After finishing the fourth hole, I had a conundrum.  I really wanted to build a proper fire pit, but I was afraid by the time I finished the sun would be too far down to start the fire.  So, instead, I chose the hole I had cleared the largest area of weeds from and set the flat stone with the kindling on top of it.  I then quickly shoved the dirt from the hole around it to make a little wall.  I then made a little pile in the center, first pine needles, then dried grass, then birch bark, and finally the moss.  I quickly broke off a couple handfuls of pine twigs and put them in alternate directions around the pile until I had like a little four-walled house.  Finally I took out the magnifying glass and adjusted it until there was as bright a spot as I could get in the center of the pile.

Then I waited.

Thankfully I had done this many times before and realized how long it would take, so I patiently waited instead of panicking.  I was rewarded soon enough with a whisper of smoke coming out of the pile, but I also knew enough to keep going until it actually burst into flames.  I quickly added on a few of the pine cones, and then some of the smallest pieces of dried wood.  Once those were burning well, I put on a few slightly larger pieces.  At this point the rock was getting full, but I was confident I wouldn't lose the flame for a while.

Now it was time to get a little better fire pit going.  I used my ceramic knives to cut away the weeds from about a three foot area, several feet away from my bed.   I then used the trowel to dig down an inch or two and built up a wall all around the outside, with a trench about 6 inches deep.  I didn't have the luxury of clearing out a full 10 feet of space around the pit and still be in the shelter, and I was too tired to dig a full foot down.  I also didn't have enough rocks to line the pit.  Night was approaching fast, and I wanted to get one more load of firewood before dark, so I left improvements for another day.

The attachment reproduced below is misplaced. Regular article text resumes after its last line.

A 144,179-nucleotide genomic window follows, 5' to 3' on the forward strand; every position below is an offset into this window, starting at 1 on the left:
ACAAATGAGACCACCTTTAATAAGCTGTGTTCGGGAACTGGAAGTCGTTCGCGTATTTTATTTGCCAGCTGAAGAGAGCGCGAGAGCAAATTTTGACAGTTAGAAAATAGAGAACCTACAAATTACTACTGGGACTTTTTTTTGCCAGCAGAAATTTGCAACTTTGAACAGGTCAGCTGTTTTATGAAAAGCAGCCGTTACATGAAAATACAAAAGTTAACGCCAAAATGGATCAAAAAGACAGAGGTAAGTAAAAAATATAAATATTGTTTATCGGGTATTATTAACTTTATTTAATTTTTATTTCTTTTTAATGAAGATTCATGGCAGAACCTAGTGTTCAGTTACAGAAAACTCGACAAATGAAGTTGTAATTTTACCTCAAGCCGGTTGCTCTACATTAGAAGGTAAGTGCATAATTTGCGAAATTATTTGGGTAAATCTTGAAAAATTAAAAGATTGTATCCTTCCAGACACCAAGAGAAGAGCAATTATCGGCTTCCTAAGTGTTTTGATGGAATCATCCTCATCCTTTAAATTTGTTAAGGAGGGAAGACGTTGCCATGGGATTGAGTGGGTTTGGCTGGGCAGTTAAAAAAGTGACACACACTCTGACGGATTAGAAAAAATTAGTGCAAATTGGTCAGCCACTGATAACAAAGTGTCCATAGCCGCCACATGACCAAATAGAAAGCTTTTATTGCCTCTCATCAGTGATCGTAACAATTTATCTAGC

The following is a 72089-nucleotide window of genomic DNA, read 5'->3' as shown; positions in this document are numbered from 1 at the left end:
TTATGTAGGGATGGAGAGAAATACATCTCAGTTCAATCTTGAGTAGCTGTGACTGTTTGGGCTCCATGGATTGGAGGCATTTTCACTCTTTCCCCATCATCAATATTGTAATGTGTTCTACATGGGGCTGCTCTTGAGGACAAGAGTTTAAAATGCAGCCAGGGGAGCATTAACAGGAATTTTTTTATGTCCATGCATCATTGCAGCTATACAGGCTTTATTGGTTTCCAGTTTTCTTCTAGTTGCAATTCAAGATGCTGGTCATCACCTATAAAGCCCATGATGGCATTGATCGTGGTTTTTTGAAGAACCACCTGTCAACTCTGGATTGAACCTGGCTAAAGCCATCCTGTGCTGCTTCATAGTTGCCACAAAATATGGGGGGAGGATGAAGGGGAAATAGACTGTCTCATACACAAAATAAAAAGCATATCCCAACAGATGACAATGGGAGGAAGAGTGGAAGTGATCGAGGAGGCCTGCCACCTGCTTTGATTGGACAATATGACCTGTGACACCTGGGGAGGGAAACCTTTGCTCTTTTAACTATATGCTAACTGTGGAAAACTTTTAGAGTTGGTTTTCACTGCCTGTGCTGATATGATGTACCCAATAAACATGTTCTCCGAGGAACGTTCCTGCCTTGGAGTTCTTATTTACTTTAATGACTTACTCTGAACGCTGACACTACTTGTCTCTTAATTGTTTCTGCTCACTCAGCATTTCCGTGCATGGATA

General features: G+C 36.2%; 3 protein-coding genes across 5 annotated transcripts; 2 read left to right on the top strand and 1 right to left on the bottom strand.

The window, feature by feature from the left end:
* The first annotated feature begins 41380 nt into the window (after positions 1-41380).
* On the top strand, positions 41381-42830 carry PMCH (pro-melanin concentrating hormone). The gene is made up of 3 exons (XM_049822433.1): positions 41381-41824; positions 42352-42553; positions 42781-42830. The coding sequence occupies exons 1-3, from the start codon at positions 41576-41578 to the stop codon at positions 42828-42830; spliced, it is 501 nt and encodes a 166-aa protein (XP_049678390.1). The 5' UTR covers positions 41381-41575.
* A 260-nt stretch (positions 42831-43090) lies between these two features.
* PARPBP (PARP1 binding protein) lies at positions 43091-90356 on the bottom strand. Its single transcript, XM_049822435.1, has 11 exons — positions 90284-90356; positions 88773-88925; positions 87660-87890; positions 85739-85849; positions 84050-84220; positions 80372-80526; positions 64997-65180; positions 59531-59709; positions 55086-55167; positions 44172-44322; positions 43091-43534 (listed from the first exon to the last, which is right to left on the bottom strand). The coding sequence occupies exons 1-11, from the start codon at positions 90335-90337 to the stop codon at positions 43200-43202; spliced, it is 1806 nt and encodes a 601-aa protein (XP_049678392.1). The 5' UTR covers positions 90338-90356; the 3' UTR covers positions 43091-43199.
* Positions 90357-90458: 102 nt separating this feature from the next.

In the center of the pit I started building another four-wall structure, this time with sticks that were about an inch or two in diameter.  In the center I put a layer of pine twigs, a layer of pine cones, and then a layer of small sticks.  Then I took a fairly long stick over to the fire on the rock, which was already starting to die down into coals.  I held the tip of that stick in that fire for a few minutes until it was burning solidly, then I walked it over to my fire pit.  I carefully started sliding the stick into the center.  A couple times I had to pull back as it threatened to go out.  Once the fire got going in earnest, I took one of my digging sticks and walked back to the other fire, which was just glowing coals.  I pushed back the stone with my digging stick until the hole was revealed, and then I tilted the stone so all the coals ran into the hole.  Finally I nudged the stone back into place.  Hopefully that would keep the coals hot until morning if the other one burned out.

I stuck a couple of the largest sticks I had on the fire and then started to head out.  The sun had not quite set yet, so I had a little under an hour before it got too dark.  I headed out to a spot nearby where I had seen a couple downed trees, and soon my arms were carrying as much wood as they could.  Hopefully it would he enough to keep me warm through the night.